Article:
Although some might prefer closure on these questions or more definitiveness on some of the issues, in the end it is better to have Mellars' cautious equivocation. Too often in the past statements have been made that have been misleading or proved to be hopelessly wrong-headed. Mellars is not about to leave himself open to the scorn of future generations of archaeologists. He is all too aware of the dangers of making assumptions without definitive evidence. For some questions, like the language issue, the evidence that will provide conclusive answers may never be forthcoming, but Mellars makes it clear that that is no excuse for endorsing a position that cannot be supported by hard evidence.
This book is written in a way that makes it fully accessible to any student of the human sciences; however, it is definitely a work for specialists and there is no stinting on the evidence. Primary sources are cited throughout and some of the case material is extremely detailed. However, it contains an important message for non-specialists who are nevertheless concerned with major developments in the study of human evolution and physical anthropology. Mellars also shows how careful, even cautious, the discipline has become, reluctant as he is to make conslusive statements, demanding an ever higher standard of proof for any hypothesis. He maintains a very high standard of demonstrating that a conclusion is "unambiguous"--a high standard indeed for any archaeological undertaking or interpretation based on the necessarily fragmentary product of the archaeological enterprise.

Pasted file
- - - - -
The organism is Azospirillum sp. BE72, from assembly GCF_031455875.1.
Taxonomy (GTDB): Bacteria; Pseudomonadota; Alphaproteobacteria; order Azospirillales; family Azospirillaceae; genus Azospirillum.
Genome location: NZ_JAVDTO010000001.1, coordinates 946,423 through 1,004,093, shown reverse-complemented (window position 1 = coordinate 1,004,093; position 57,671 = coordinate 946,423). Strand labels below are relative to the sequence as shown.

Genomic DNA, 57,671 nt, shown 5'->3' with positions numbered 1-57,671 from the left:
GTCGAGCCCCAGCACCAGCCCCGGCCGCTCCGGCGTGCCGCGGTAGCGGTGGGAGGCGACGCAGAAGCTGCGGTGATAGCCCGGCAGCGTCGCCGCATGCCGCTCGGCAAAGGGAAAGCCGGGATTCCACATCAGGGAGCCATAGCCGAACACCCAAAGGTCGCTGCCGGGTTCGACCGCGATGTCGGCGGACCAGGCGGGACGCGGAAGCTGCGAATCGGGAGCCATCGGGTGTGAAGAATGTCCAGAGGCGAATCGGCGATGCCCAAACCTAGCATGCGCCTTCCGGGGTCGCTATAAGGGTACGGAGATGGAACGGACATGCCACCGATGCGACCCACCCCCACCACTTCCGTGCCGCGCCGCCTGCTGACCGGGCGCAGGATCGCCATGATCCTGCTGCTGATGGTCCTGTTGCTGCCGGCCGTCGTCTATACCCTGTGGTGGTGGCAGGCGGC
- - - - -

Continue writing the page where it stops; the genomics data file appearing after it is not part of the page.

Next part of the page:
The Neanderthal Legacy is a first-rate compendium of data on European Neanderthals and the various interpretations that have been advanced from these data. Almost 250 graphs, charts, maps, and photographs enrich this text and enhance its accessibility and lucidity. It suffers from a bit of repetition and, some might argue, equivocation, but if Mellars himself errs on the side of caution, he does not prohibit the reader from taking sides and, indeed, he provides all the material one needs to do so. This is a superb book and will stand as the definitive work on the subject for a long time to come.
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Peter S. Allen. Review of Mellars, Paul, The Neanderthal Legacy: An Archaeological Perspective from Western Europe.